BP insisted that the blowout and resulting oil spill in the Gulf of Mexico wasn’t all its fault, and the government agrees.
An BP internal investigation has found that responsibility for the Gulf spill lies less with its corner-cutting practices and more with poor decisions and bad judgment calls by Transocean and Halliburton workers on the doomed oil rig. Gee, what a surprise.
“Jubilee” is a fun word. Down in the Gulf, it means when fish, crabs, eels and shrimp flood to the shoreline to escape oxygen-deprived waters. It’s a big party as locals scoop up seafood by the bucket-load. While the phenomenon naturally occurs when strong winds stir up hypoxic water from the bottom, for the first time ever it’s being seen occur in open water, with the fish flocking to the water’s surface. Said one fisherman, “It looks like all of the sea life is trying to get out of the water.”
For America, the BP spill in the Gulf is a “tragedy that never should have happened,” requiring, “the largest environmental response in this country’s history. In Nigeria, they just call it “Thursday.”
By attaching a mile-long pipe to its leaking well, BP is now able to slurp off 1,000 barrels of oil daily. The Gulf of Mexico spill currently emits about 5,000 barrels of oil per day, according to BP/Coast Guard/NOAA estimates, which have been challenged by independent scientists who put the figure more at 70,000 barrels per day, and criticized BP for using methodology specifically not recommended for measuring large oil spills. BP’s response: we’re here to stop the oil, not measure it. Scientists are also concerned that the oil could reach a major stream that would ferry it into the Florida Keys and up the East Coast. Looks like we’re gonna need a bigger milkshake straw.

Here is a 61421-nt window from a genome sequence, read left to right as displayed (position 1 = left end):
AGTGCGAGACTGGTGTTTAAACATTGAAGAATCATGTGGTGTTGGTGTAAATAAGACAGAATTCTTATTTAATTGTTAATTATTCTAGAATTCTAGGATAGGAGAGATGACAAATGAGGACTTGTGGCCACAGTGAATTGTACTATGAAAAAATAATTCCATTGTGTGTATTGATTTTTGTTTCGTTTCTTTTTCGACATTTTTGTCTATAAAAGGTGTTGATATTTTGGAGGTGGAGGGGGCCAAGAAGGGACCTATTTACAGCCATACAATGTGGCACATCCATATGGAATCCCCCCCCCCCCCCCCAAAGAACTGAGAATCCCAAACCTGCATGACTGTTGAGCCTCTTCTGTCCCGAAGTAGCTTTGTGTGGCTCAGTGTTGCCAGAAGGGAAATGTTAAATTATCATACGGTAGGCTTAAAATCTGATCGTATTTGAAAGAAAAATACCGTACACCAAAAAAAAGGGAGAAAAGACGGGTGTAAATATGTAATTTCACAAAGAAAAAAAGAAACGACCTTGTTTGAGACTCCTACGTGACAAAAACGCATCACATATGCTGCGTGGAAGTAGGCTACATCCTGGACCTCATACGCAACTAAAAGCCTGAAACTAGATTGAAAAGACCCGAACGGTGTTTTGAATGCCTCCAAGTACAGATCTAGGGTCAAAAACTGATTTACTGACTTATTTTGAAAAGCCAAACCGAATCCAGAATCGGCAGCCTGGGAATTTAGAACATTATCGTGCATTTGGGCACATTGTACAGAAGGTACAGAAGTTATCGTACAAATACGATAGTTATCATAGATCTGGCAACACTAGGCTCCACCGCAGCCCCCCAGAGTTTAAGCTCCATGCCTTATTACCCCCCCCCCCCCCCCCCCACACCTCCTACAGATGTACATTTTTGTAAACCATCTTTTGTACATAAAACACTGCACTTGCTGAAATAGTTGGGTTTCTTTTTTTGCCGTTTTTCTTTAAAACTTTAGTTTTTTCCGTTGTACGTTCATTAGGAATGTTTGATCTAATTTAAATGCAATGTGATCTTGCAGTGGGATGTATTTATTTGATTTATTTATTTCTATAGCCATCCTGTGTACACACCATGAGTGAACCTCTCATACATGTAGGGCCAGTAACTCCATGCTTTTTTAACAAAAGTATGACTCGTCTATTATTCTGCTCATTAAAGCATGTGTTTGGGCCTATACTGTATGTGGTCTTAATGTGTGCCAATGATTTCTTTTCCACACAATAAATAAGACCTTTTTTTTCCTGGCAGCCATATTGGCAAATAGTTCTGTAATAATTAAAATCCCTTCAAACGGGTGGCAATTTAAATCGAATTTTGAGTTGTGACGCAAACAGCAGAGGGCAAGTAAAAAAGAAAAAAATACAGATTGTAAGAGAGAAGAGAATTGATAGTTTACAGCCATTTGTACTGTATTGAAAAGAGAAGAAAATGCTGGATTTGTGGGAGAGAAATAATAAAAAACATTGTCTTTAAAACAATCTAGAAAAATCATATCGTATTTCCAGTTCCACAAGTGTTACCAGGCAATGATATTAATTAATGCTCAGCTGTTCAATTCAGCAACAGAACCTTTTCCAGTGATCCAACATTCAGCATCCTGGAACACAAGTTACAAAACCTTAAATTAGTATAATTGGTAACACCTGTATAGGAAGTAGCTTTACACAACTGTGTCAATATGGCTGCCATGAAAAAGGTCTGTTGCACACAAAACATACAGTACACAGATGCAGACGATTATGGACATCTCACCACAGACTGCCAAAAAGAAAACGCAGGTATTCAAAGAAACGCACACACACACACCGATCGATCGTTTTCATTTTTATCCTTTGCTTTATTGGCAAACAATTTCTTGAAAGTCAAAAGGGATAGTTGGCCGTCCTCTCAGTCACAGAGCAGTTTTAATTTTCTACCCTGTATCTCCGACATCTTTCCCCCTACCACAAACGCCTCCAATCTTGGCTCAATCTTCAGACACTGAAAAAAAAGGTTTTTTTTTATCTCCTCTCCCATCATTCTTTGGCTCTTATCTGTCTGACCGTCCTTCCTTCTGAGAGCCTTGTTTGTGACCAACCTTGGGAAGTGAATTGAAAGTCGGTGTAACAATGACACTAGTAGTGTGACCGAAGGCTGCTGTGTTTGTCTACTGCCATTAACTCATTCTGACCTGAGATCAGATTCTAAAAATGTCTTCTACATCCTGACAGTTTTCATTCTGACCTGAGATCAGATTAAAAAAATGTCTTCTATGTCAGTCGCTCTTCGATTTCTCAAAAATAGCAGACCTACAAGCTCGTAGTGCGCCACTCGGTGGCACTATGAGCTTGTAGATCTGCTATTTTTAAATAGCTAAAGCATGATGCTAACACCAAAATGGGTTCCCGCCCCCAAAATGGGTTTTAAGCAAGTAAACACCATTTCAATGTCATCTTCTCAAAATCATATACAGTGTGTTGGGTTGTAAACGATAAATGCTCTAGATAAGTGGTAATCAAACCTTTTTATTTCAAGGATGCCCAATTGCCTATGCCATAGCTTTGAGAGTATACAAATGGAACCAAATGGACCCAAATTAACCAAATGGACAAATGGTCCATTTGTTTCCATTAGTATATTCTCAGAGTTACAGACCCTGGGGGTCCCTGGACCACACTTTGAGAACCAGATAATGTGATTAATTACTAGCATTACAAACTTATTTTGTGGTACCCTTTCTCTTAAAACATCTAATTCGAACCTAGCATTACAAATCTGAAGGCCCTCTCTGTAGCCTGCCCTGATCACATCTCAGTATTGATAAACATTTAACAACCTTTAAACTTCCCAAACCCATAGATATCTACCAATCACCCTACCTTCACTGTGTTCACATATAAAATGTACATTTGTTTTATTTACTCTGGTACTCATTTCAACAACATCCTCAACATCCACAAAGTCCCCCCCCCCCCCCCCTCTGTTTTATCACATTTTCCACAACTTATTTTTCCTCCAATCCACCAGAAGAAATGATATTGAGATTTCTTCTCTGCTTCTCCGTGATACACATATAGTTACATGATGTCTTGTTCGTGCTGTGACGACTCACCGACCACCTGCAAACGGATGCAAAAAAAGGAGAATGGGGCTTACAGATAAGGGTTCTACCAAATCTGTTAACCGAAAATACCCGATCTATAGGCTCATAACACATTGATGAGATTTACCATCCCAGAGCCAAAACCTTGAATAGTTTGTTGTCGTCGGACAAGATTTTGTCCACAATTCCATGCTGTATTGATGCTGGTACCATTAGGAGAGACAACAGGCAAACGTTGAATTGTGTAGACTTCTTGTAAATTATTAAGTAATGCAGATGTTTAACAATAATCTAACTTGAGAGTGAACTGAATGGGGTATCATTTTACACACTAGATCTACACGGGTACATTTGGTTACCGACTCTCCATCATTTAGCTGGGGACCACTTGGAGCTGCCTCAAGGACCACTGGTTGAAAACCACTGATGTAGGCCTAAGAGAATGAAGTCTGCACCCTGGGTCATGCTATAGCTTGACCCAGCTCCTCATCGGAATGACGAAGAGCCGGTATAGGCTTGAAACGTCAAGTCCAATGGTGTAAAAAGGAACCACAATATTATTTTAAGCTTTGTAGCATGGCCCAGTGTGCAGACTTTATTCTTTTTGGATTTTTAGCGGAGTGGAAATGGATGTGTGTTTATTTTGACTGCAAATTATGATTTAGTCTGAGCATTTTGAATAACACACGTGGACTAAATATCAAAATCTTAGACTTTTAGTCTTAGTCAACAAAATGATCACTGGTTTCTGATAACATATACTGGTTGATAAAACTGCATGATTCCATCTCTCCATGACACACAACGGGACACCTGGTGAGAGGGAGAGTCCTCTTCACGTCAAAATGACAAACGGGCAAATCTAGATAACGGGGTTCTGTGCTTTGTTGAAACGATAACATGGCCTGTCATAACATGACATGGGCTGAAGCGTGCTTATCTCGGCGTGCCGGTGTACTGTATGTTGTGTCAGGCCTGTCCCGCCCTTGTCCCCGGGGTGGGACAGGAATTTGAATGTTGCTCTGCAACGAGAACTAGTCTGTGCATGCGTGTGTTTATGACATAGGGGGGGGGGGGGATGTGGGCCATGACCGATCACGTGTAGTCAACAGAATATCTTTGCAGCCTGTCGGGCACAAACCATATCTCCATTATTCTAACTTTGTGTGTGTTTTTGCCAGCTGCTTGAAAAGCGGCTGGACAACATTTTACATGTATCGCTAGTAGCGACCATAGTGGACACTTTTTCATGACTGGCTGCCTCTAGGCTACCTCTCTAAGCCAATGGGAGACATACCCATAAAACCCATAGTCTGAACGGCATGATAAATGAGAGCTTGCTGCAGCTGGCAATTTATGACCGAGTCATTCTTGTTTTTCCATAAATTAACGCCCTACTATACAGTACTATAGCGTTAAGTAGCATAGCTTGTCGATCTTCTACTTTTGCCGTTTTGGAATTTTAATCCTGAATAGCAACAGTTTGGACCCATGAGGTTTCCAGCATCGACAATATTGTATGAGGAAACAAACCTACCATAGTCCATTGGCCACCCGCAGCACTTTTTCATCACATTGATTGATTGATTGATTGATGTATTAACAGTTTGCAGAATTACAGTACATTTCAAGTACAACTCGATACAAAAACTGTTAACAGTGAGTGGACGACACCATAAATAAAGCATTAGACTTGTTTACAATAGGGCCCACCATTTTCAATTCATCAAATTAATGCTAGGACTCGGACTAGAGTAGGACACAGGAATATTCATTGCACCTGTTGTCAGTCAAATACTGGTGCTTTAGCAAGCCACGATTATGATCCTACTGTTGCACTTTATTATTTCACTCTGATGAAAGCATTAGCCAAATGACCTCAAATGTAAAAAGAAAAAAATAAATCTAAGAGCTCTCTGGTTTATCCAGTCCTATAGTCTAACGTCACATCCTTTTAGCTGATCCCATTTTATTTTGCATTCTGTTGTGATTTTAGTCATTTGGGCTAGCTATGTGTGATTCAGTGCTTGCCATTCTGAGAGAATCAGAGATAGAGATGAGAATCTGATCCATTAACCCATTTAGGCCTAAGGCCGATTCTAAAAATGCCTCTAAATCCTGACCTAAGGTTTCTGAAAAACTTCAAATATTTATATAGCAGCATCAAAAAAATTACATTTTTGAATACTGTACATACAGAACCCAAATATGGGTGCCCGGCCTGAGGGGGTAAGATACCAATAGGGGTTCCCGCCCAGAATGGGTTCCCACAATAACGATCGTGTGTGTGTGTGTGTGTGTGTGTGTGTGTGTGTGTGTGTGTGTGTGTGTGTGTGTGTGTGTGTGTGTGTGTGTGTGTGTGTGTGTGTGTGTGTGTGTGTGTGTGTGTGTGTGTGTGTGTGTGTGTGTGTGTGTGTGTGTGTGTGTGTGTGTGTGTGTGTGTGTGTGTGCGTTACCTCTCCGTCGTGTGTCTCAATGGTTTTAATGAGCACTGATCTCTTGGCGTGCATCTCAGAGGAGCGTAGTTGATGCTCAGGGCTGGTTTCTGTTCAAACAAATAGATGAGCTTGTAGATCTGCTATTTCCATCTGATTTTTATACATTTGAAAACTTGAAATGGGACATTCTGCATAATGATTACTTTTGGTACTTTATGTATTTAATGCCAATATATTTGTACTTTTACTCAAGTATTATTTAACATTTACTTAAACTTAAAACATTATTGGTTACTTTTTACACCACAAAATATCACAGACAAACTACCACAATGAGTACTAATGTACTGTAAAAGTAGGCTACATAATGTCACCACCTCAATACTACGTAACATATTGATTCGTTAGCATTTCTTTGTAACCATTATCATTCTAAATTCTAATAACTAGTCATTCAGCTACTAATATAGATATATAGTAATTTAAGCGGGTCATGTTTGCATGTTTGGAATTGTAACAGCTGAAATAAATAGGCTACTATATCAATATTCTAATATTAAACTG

BP failed in its efforts this weekend to stop the worst of the Gulf of Mexico oil leaks with a 98-ton concrete and steel cap. The company said the dome’s aperture became clogged by gas hydrates, and the hydrates also nearly built up to a level that would have lifted and dislodged the the stopper. “I wouldn’t say it has failed yet,” said Doug Suttles, a BP officer, at a news conference Saturday. “What I would say is what we attempted to do last night didn’t work.” BP said later this week they will try to plug the hole with rubber.